Compare this to word of mouth. If someone you trust recommends you try something based on a current need, you probably will. If five people you know recommend the same, you’re even more likely to. If 50 people tell you to try it, it’s no longer a suggestion; it’s a movement and you’re very likely to join it. Word of mouth offers persuasive scalability. It builds until everyone with an opinion is talking to anyone willing to listen.
Word of Mouth Is Remixable
The permalink is a tiny but powerful connector that allows individuals to make and share meaning in the blogosphere. It’s the fundamental connectability of online conversations that makes remixing word of-mouth possible. Remixing lets me take a fragment here, a fragment there, and create personal meaning. I may combine a review on Amazon and information about that reviewer with what my friends told me to make a decision.
But wait, there’s more.
That same remixability allows me to craft a persuasive message of my own built from these fragments and to pass it on to those who might be interested. One tenet of word-of-mouth marketing is a marketer cannot gain knowledge of the inner workings of a social network without disturbing the network itself. Remixing, or network members recrafting messages for network ingestion, gets word-of-mouth marketing cleanly and properly into the network. Through remixing, anathema within the traditional agency creative process, genuine word of mouth is able to seep into the social networks marketers want to penetrate.
Word of Mouth Is the Collective Intelligence
You can fool all of the people some of the time, and some of the people all of the time, but… you know the rest. At its most basic, word of mouth is what people with an opinion about something say to other people when asked. This opinion may or may not be based on experience. Consumers have agendas, too, and some simply like to repeat what they’ve heard from their hipster friends. Information may be passed on by people who got fooled.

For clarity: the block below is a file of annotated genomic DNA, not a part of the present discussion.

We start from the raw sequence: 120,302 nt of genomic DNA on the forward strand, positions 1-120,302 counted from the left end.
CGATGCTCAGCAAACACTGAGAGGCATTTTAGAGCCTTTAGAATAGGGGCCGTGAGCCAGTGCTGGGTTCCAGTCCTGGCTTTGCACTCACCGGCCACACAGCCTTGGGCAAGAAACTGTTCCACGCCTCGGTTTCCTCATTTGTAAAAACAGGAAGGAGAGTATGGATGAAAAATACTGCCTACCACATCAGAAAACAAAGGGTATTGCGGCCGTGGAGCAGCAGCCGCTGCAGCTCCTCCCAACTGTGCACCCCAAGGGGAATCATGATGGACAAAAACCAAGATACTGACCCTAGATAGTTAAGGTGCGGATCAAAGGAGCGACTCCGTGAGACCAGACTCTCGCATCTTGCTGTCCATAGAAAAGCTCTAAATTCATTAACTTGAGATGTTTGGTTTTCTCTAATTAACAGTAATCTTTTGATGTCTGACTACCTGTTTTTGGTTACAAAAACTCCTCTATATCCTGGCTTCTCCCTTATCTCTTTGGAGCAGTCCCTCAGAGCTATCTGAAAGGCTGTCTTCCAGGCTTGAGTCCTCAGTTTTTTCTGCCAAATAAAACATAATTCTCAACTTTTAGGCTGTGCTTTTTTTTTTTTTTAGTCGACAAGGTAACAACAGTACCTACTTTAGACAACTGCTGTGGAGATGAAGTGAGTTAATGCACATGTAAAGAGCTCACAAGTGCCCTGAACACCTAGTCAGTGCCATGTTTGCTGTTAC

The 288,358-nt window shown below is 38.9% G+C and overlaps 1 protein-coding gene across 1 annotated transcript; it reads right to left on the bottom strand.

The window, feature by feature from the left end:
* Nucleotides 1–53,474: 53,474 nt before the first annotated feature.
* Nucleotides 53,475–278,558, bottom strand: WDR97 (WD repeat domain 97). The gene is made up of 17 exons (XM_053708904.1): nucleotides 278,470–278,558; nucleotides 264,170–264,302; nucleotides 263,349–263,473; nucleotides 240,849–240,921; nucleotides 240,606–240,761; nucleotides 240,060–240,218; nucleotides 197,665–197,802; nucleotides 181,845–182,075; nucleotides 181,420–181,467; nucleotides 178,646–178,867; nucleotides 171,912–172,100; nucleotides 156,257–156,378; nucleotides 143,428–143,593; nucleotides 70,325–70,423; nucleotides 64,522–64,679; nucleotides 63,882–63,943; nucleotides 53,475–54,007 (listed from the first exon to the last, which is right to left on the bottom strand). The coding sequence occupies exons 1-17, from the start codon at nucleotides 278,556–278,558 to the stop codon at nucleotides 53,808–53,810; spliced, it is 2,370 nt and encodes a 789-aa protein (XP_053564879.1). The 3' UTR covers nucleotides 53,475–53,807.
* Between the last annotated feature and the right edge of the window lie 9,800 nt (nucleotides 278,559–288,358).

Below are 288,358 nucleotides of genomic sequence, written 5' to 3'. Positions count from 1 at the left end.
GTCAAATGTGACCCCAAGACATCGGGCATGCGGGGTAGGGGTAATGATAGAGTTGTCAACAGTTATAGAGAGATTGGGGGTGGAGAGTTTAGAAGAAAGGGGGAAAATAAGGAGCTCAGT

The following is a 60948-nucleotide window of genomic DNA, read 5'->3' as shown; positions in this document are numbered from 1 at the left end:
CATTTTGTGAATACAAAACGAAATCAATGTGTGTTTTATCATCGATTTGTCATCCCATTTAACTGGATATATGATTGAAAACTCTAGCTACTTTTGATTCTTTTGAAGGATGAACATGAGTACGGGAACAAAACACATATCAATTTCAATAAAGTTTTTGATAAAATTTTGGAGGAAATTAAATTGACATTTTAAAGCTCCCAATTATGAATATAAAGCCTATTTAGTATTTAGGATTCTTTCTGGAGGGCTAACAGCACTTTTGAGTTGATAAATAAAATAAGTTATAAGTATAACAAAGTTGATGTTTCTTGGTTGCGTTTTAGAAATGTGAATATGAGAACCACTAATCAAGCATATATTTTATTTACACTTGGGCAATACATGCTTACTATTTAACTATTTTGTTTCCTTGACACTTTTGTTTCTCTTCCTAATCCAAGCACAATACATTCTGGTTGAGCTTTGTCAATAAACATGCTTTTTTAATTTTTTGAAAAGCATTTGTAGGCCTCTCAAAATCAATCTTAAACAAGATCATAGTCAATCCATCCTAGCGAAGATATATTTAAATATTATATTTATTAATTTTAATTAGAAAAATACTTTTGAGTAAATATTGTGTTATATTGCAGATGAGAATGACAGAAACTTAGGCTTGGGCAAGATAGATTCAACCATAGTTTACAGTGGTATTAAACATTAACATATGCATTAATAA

Either way, “truth reveals itself,” as my mathematics professor used to say about the importance of good study versus boastful optimism. Eventually, an accurate picture based on experience permeates interested networks. The world is small and, more important, round. A genuine story will eventually find its way to someone who’ll use it.
Special note to marketers: There are two distinct ways to influence the collective intelligence. You can try to fool people (in which case you should read this column over), or you can offer a superior product and market it in ways that invite consumers to talk about it honestly, with you and others. Done this way, the collective intelligence can and will work for you.
Word of Mouth Is Advertising 2.0
What do you think? Is word of mouth really a defining element of Advertising 2.0? It sure seems like it, and the time to use it is now. Let me know what you think. I’d love to hear from you… and your friends.
Mother's Day shoppers have a tendency to procrastinate so even though the holiday is just a few days away, it's not too late for your messages to reach people.
Using LinkedIn for personal and professional branding is easy, so why do so many brands and individuals get it so wrong?